Critical Terrorism Studies – A Case of Overemphasising the Discursive?

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‘We are the creatures of words, as well as their creators, and in the study of international relations the medium often becomes the message’ (Booth 1991: 314).

Within the study of terrorism in the 21st century, it has been exactly this notion of the power of words formulated by Booth that has given rise to critically assessing the way scholars of terrorism have traditionally conducted their research. Under the umbrella term of Critical Terrorism Studies (CTS), scholars have based their criticism on ‘core epistemological, methodological and political-normative problems’ that have persisted in traditional terrorism studies, ‘ranging from lack of conceptual clarity and theoretical sterility to political bias and a continuing dearth of primary research’ (Gunning 2007: 363). As an answer to these problems, CTS ‘seeks to offer an epistemological critique of problem-solving terrorism studies’ since those are argued to be ‘insufficiently sensitive to the discursive practices that both socially construct the “problem” of terrorism and frame social relationships in ways that naturalise coercive state responses to instances of political violence’ (Stokes 2009: 87). In their attempt to conduct a critical study of terrorism, CTS scholars have thus pointed at the importance of discourse, understood as a social process that constructs knowledge and power (Jackson 2007c: 246).

In response to this fundamental criticism of traditional terrorism studies, CTS has faced broad criticism itself. While these critiques were formulated from very different academic perspectives, to different degrees, and also with different attitudes (compare, for example, Stokes 2009; Herring 2008; Joseph 2009; Jones and Smith 2009), the claim that Critical Terrorism Studies scholars are overemphasising the discursive element in their analyses seems to be a constantly reoccurring theme.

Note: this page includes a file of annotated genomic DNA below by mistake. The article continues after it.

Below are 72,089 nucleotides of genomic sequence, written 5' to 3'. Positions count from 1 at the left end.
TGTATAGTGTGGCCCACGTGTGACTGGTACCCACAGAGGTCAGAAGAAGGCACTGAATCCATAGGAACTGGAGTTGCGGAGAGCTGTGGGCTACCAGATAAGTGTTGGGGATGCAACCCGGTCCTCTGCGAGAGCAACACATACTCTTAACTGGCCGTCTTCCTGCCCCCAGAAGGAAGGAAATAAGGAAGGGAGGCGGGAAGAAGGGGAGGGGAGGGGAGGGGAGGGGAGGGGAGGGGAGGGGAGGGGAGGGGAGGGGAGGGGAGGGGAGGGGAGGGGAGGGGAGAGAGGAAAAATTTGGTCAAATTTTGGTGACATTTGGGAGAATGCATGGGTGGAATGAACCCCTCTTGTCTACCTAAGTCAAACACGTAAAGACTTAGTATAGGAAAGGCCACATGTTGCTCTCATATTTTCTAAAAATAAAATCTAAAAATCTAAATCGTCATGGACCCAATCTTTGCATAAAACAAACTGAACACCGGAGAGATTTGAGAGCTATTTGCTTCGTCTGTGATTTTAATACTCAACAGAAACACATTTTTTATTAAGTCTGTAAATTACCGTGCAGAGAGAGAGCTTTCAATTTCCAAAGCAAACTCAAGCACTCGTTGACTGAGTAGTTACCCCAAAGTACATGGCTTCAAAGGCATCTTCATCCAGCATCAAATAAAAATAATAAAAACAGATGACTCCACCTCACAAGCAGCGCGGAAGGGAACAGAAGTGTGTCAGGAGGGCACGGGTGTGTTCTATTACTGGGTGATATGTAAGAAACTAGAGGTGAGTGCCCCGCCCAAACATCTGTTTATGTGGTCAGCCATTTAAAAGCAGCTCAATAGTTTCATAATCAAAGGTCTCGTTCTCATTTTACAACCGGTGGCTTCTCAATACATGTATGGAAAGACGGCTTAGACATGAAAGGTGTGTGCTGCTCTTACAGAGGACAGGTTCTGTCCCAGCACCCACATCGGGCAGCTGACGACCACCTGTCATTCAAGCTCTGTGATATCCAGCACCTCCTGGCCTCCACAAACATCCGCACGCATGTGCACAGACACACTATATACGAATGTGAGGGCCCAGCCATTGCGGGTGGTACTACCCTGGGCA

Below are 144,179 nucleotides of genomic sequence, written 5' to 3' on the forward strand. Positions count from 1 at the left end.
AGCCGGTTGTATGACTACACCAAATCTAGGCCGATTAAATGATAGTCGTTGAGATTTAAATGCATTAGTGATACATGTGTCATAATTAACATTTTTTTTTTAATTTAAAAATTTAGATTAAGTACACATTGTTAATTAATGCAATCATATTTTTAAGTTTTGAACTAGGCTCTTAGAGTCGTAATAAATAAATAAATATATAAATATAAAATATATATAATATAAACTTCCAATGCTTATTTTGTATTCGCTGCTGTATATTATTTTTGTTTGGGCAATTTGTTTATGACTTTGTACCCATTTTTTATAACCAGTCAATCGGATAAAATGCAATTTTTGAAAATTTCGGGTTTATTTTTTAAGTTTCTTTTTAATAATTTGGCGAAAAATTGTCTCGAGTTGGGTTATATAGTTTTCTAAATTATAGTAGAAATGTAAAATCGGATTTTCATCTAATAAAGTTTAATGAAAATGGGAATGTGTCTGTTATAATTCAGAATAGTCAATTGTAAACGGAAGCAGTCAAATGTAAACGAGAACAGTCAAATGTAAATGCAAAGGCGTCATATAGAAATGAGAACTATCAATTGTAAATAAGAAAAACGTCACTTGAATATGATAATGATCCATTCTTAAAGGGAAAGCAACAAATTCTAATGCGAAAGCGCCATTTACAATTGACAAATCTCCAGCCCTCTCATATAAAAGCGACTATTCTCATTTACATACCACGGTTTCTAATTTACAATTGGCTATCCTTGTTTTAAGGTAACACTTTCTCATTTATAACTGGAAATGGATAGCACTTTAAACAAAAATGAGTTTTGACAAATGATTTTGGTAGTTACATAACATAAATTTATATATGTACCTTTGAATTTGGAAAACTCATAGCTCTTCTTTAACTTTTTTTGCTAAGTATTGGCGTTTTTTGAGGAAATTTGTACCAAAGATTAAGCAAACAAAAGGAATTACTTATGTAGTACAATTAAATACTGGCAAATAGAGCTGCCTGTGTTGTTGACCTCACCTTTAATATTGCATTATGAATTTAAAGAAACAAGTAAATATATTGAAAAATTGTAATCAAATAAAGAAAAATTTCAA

Since CTS is a rather new and still developing field of research and the criticism these scholars are facing touches on one of their fundamental commitments, the aim of this essay is to address the validity of this criticism. If we take CTS and its claim that its analysis is ‘both a theoretical commitment and a political orientation’ (Jackson 2007c: 250) seriously, I argue that an evaluation of the two commitments – discourse analysis as a normative tool on the one hand and as an analytical tool on the other – has to be done separately. Thus, the first part of the essay will evaluate the discursive as a normative tool, while the second part will look at CTS’ focus on discourse from an analytical perspective. I will present the argument that while the discursive approach cannot be emphasised enough in CTS’ normative commitment, there is a trend of overemphasising the discursive in its analytical commitment.

Normative dimension of the discursive

Let us first turn to discourse analysis as a normative tool. When engaging with terrorism – a topic that is being debated in both public and academic spheres to a great extent – everyone involved is dealing with highly political terms and concepts. This becomes very obvious by looking at the apparent disparity between the objectively minimal threat of terrorism in liberal democratic states and the subjectively crucial threat in the eyes of the liberal democratic public (Mueller 2006). Therefore, one of the main aims of CTS is ‘a critical and reflexive acknowledgement that there is no escaping the ethno-political content of the subject’ (Jackson 2007c: 249) and that the content and realisation of academic research will automatically have crucial implications for the political world.